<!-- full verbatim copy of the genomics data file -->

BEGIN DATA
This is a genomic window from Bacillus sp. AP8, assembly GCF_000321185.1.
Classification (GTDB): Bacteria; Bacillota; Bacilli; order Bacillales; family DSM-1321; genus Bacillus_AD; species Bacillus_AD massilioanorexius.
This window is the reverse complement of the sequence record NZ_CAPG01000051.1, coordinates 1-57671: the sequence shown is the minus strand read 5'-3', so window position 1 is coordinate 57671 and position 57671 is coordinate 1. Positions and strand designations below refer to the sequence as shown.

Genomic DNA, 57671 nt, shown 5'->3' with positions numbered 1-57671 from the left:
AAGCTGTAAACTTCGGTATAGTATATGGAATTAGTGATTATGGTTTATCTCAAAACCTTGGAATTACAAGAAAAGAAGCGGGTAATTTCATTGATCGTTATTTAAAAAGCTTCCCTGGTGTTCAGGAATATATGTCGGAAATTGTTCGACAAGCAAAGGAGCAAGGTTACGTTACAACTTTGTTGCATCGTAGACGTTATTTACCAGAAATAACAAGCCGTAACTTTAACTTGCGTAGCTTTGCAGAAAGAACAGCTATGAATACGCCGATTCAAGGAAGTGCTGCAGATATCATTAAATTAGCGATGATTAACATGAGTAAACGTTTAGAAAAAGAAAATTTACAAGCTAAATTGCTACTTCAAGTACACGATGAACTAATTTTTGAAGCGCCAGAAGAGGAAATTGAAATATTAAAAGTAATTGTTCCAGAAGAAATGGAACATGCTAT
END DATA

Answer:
This is a genomic window from Bacillus sp. AP8, assembly GCF_000321185.1.
Classification (GTDB): Bacteria; Bacillota; Bacilli; order Bacillales; family DSM-1321; genus Bacillus_AD; species Bacillus_AD massilioanorexius.
This window is the reverse complement of the sequence record NZ_CAPG01000051.1, coordinates 1-57671: the sequence shown is the minus strand read 5'-3', so window position 1 is coordinate 57671 and position 57671 is coordinate 1. Positions and strand designations below refer to the sequence as shown.

Genomic DNA, 57671 nt, shown 5'->3' with positions numbered 1-57671 from the left:
AAGCTGTAAACTTCGGTATAGTATATGGAATTAGTGATTATGGTTTATCTCAAAACCTTGGAATTACAAGAAAAGAAGCGGGTAATTTCATTGATCGTTATTTAAAAAGCTTCCCTGGTGTTCAGGAATATATGTCGGAAATTGTTCGACAAGCAAAGGAGCAAGGTTACGTTACAACTTTGTTGCATCGTAGACGTTATTTACCAGAAATAACAAGCCGTAACTTTAACTTGCGTAGCTTTGCAGAAAGAACAGCTATGAATACGCCGATTCAAGGAAGTGCTGCAGATATCATTAAATTAGCGATGATTAACATGAGTAAACGTTTAGAAAAAGAAAATTTACAAGCTAAATTGCTACTTCAAGTACACGATGAACTAATTTTTGAAGCGCCAGAAGAGGAAATTGAAATATTAAAAGTAATTGTTCCAGAAGAAATGGAACATGCTAT